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Get Blunt With Your Crowdfunding Friends With This Brilliant Ad For The Sadly Fake ‘WorkHarder.com’

Reggie Watts and pals would like for you to stop hitting up your friends and family for money to make your dumb projects.

Kickstarter fatigue comes in many forms: From the rage over the fact that so many already-wealthy filmmakers have turned to the platform as a money faucet for tapping fans to make their dreams come true, to the annoyance over a bunch of dummies giving the “Potato Salad” goofball $55,000, it’s all appropriate. But those who operate within creative communities know that perhaps the most insidious use of Kickstarter and other crowdfunding platforms is the “beg your friends and family for money” technique that seemingly everybody with a band/documentary film/epic graphic novel/possible children’s book/dance recital/experimental theater show has at least considered. Rather than make things that people actually want, you can get paid in advance from family and friends who would feel bad if they have to see you fail!

Enter the video for WorkHarder.com, a website that sadly does not exist, but which has an all-time great ad campaign nonetheless. The video, directed by Jena Friedman, and starring Reggie Watts, Roger Hailes, and Greg Barris, describes a new crowdsourcing platform and “way of life” that has “disrupted the landscape of other global crowdfunding platforms” with a simple message: Work harder. Instead of hitting up your friends and family, post your project to the depressingly-still-fictional site, which taps your social networks with innovative “public shaming tools” to encourage you to stop wasting time and money pursuing something nobody wants. While going to Workharder.com doesn’t take you to an actual website, alas, the lessons here are worth learning even without an actual application. Simply cultivate some public shaming tools in your head, and when you ask yourself if you should launch a Kickstarter campaign to fund your dreams, listen to the voice that says “Work harder.”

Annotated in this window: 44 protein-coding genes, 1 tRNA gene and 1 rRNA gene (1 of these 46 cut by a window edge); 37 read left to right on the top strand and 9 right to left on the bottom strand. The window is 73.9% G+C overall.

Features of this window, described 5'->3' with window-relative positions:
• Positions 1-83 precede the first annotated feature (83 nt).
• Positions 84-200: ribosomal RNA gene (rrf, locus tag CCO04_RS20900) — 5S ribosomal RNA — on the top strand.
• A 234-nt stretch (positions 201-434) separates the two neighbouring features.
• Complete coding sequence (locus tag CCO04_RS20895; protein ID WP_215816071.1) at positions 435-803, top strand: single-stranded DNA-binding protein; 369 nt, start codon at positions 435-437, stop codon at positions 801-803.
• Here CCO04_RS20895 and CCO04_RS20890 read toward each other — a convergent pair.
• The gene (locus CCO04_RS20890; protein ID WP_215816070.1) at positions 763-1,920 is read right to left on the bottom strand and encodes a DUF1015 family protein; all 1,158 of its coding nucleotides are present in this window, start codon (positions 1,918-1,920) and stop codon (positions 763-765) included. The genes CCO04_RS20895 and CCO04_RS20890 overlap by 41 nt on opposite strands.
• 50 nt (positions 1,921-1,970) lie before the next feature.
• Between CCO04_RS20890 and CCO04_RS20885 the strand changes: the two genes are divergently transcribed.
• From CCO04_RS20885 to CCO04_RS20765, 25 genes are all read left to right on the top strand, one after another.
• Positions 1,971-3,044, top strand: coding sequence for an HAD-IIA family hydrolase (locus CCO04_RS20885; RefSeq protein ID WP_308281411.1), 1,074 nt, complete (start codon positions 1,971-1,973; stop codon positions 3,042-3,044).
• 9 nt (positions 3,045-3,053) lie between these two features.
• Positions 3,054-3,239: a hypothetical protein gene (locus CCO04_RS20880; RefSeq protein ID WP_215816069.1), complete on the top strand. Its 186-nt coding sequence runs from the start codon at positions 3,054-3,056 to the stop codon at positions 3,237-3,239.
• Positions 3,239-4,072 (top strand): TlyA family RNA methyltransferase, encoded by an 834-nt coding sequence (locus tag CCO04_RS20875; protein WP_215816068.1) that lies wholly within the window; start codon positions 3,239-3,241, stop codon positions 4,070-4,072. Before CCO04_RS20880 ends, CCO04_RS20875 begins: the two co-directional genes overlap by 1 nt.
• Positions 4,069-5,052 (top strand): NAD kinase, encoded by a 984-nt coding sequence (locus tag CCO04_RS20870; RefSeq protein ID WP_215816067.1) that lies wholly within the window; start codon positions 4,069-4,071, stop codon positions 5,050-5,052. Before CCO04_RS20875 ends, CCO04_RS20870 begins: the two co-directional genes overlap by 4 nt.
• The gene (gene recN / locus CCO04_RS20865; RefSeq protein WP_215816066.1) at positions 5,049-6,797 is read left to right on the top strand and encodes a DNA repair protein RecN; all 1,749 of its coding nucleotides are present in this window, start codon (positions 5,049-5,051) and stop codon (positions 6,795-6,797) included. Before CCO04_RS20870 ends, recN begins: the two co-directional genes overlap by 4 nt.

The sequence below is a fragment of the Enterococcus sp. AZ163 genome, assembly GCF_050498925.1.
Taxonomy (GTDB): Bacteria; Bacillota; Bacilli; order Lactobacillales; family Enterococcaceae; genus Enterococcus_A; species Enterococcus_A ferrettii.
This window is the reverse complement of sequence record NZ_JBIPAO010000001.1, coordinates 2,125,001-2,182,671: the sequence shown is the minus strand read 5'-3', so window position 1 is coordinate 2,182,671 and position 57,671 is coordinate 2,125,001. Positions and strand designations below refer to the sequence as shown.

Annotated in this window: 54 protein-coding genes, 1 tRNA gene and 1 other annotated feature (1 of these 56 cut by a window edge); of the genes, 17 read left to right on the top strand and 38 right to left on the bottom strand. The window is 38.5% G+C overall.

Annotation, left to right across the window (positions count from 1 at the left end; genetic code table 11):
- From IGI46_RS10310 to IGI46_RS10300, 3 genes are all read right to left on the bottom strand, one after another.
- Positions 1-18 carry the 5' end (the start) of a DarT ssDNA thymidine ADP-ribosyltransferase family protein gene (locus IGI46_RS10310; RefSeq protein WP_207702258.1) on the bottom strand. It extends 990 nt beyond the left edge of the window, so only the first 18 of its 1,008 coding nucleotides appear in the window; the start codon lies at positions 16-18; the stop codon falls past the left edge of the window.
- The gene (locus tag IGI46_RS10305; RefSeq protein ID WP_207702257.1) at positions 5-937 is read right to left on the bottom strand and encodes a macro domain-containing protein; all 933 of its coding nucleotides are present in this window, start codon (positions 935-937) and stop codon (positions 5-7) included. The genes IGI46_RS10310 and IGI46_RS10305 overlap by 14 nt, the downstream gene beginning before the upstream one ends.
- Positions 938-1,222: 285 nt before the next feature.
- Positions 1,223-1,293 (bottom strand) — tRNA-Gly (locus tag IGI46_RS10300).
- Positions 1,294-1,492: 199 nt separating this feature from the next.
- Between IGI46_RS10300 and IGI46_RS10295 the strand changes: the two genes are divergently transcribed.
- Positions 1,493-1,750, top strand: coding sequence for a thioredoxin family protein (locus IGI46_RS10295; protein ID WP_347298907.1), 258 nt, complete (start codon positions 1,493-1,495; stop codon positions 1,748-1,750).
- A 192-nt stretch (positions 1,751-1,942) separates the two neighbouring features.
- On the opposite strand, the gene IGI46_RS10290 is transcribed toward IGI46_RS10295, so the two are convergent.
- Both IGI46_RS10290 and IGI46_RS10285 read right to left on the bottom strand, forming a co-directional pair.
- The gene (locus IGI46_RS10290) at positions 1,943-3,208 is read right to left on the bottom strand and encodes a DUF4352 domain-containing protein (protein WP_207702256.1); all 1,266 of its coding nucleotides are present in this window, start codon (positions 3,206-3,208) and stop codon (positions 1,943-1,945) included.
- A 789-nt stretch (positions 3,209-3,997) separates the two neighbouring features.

About the author

Dan Solomon lives in Austin with his wife and his dog. He's written about music for MTV and Spin, sports for Sports Illustrated, and pop culture for Vulture and the AV Club.



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